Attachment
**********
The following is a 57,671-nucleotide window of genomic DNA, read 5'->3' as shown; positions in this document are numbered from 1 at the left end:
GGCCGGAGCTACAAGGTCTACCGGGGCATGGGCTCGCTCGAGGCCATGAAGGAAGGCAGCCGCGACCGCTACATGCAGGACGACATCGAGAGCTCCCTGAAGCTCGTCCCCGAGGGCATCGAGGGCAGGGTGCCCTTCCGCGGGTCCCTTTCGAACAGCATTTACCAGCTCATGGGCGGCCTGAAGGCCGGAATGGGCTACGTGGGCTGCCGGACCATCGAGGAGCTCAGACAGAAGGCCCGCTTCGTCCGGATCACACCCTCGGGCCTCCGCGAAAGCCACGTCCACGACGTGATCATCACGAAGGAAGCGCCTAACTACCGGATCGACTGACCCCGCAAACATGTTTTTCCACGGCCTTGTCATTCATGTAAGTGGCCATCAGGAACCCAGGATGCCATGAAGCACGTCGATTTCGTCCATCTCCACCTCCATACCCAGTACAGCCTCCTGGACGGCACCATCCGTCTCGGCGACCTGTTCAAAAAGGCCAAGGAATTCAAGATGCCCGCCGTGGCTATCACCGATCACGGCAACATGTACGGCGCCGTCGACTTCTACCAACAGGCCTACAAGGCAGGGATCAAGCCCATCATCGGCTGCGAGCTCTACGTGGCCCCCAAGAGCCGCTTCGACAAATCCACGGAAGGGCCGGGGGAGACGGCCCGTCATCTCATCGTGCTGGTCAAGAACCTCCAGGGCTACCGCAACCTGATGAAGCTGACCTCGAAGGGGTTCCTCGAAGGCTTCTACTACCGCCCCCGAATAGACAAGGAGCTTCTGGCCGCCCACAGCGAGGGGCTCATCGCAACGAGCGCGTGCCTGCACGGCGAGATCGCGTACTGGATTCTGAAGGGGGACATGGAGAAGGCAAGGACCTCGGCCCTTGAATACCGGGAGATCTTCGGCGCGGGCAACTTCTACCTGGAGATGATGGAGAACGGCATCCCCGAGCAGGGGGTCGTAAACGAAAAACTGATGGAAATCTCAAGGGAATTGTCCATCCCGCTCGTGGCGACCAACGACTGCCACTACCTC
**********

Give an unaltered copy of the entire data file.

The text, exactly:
The following is a 57,671-nucleotide window of genomic DNA, read 5'->3' as shown; positions in this document are numbered from 1 at the left end:
GGCCGGAGCTACAAGGTCTACCGGGGCATGGGCTCGCTCGAGGCCATGAAGGAAGGCAGCCGCGACCGCTACATGCAGGACGACATCGAGAGCTCCCTGAAGCTCGTCCCCGAGGGCATCGAGGGCAGGGTGCCCTTCCGCGGGTCCCTTTCGAACAGCATTTACCAGCTCATGGGCGGCCTGAAGGCCGGAATGGGCTACGTGGGCTGCCGGACCATCGAGGAGCTCAGACAGAAGGCCCGCTTCGTCCGGATCACACCCTCGGGCCTCCGCGAAAGCCACGTCCACGACGTGATCATCACGAAGGAAGCGCCTAACTACCGGATCGACTGACCCCGCAAACATGTTTTTCCACGGCCTTGTCATTCATGTAAGTGGCCATCAGGAACCCAGGATGCCATGAAGCACGTCGATTTCGTCCATCTCCACCTCCATACCCAGTACAGCCTCCTGGACGGCACCATCCGTCTCGGCGACCTGTTCAAAAAGGCCAAGGAATTCAAGATGCCCGCCGTGGCTATCACCGATCACGGCAACATGTACGGCGCCGTCGACTTCTACCAACAGGCCTACAAGGCAGGGATCAAGCCCATCATCGGCTGCGAGCTCTACGTGGCCCCCAAGAGCCGCTTCGACAAATCCACGGAAGGGCCGGGGGAGACGGCCCGTCATCTCATCGTGCTGGTCAAGAACCTCCAGGGCTACCGCAACCTGATGAAGCTGACCTCGAAGGGGTTCCTCGAAGGCTTCTACTACCGCCCCCGAATAGACAAGGAGCTTCTGGCCGCCCACAGCGAGGGGCTCATCGCAACGAGCGCGTGCCTGCACGGCGAGATCGCGTACTGGATTCTGAAGGGGGACATGGAGAAGGCAAGGACCTCGGCCCTTGAATACCGGGAGATCTTCGGCGCGGGCAACTTCTACCTGGAGATGATGGAGAACGGCATCCCCGAGCAGGGGGTCGTAAACGAAAAACTGATGGAAATCTCAAGGGAATTGTCCATCCCGCTCGTGGCGACCAACGACTGCCACTACCTC